Five years after former governor Mitch Daniels tried to ban Howard Zinn’s A People’s History of the United States from Indiana schools, the Zinn Education Project (ZEP) was able to offer three workshops to dozens of educators throughout the state.
Adam Sanchez, our first full-time ZEP organizer, traveled to Indiana at the end of March to offer three workshops at Ball State University in Muncie, Brebeuf Jesuit Preparatory School in Indianapolis, and Indiana University in Bloomington. Topics of the workshops included teaching the Civil Rights Movement, the Civil War and Reconstruction, and labor history.
Here’s what some of the teachers who participated in the three workshops had to say:
“I’ve been going to workshops and PD for decades. Rarely have I walked away so enthusiastic to try new ideas with my students.”
“This workshop was incredibly organized and geared toward practical application in the classroom. The modeling of strategies helped to anticipate student needs and reactions and left me confident I would be able to recreate them in my classroom.”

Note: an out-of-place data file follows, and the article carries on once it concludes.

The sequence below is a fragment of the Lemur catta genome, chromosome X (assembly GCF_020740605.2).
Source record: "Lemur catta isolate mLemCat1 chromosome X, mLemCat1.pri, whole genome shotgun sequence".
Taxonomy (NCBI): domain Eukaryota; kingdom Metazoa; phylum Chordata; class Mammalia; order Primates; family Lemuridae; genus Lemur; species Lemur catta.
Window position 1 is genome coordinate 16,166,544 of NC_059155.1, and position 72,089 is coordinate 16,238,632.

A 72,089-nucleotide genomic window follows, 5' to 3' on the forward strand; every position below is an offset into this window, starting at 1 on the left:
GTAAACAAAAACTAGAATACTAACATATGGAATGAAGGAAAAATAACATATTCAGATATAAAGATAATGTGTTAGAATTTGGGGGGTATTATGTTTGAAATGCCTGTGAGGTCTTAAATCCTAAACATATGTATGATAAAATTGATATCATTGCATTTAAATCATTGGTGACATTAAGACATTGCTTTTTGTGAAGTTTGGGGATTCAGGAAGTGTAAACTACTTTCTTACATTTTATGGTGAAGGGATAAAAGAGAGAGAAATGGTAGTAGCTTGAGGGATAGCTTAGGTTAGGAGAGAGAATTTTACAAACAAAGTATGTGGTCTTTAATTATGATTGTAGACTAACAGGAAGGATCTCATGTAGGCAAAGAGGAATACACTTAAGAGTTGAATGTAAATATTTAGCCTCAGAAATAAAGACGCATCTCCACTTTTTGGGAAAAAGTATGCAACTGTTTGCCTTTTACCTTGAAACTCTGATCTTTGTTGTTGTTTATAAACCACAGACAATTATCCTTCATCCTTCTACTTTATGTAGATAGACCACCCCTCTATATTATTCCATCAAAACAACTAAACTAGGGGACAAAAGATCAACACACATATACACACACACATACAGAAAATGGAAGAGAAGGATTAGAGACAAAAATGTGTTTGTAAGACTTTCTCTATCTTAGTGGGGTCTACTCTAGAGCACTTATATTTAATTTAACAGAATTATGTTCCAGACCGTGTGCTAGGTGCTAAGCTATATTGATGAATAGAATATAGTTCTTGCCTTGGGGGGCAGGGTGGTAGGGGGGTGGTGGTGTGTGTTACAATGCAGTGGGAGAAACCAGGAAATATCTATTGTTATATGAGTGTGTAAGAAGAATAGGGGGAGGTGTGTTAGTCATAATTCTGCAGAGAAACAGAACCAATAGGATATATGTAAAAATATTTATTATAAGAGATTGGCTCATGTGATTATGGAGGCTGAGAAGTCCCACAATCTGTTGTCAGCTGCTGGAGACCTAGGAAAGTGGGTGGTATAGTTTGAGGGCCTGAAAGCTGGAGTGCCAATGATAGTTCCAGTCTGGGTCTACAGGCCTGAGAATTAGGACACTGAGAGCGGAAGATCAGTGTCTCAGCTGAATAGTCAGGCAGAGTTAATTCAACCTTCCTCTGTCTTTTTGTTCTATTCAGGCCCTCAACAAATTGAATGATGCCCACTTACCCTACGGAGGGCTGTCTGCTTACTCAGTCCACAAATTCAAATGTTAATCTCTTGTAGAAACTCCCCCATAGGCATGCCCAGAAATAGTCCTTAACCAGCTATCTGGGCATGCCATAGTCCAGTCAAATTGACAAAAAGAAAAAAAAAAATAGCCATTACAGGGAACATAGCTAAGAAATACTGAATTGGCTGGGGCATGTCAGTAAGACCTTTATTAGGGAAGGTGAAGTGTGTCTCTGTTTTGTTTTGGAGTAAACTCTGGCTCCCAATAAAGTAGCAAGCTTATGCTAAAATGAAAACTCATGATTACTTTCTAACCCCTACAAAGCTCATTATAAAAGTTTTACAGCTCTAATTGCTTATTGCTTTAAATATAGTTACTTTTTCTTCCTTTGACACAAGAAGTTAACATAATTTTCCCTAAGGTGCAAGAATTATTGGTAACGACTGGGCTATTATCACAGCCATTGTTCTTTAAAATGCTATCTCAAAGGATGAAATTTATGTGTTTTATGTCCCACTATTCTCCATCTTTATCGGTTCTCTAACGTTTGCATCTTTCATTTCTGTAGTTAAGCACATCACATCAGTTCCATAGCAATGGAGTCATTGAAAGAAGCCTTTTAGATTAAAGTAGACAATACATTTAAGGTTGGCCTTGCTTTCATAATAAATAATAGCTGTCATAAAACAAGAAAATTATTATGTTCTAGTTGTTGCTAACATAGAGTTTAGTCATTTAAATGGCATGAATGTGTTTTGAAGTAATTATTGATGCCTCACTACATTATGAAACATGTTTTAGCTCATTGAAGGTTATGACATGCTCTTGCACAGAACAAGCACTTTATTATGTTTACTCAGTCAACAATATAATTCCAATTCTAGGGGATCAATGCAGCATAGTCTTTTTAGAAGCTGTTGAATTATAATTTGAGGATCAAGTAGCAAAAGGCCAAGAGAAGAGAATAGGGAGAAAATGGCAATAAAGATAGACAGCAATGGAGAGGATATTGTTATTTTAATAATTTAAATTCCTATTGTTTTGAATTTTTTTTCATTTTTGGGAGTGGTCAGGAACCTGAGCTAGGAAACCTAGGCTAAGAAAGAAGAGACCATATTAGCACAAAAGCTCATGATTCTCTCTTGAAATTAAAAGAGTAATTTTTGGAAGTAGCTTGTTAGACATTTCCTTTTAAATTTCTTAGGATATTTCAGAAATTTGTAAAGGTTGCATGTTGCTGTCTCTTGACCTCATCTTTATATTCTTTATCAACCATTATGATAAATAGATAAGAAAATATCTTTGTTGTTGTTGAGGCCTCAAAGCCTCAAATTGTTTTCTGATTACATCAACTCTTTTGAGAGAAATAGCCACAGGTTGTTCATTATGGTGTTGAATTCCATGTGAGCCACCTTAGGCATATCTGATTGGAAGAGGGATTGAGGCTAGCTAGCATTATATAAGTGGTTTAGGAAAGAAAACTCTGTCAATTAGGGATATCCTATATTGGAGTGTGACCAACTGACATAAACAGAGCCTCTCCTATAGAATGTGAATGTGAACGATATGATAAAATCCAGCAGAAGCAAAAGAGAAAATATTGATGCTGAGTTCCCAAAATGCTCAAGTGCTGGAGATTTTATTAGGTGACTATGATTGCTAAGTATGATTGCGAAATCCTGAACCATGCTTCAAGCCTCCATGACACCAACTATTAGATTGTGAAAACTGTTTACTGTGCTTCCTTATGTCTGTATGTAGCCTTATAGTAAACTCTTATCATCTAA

“I was aware of most of the strategies, but I didn’t have the confidence to implement them. This has given me that confidence. The active participation of the members — actually modeling how the activities are done — was the primary strength. It was a fantastic experience and I look forward to attending other ZEP workshops.”
“As an English teacher with a textbook that does not represent diverse views, much of the Civil War and Reconstruction info was new to me. Actively trying out some of the approaches makes it much easier for me to envision using them in my classroom. These routines align beautifully with adolescent literacy routines for struggling readers.”
“I learned so much about this time period and the unknown voices who were major forces for change”
“It was emotional, educational, inspiring, and motivating.”
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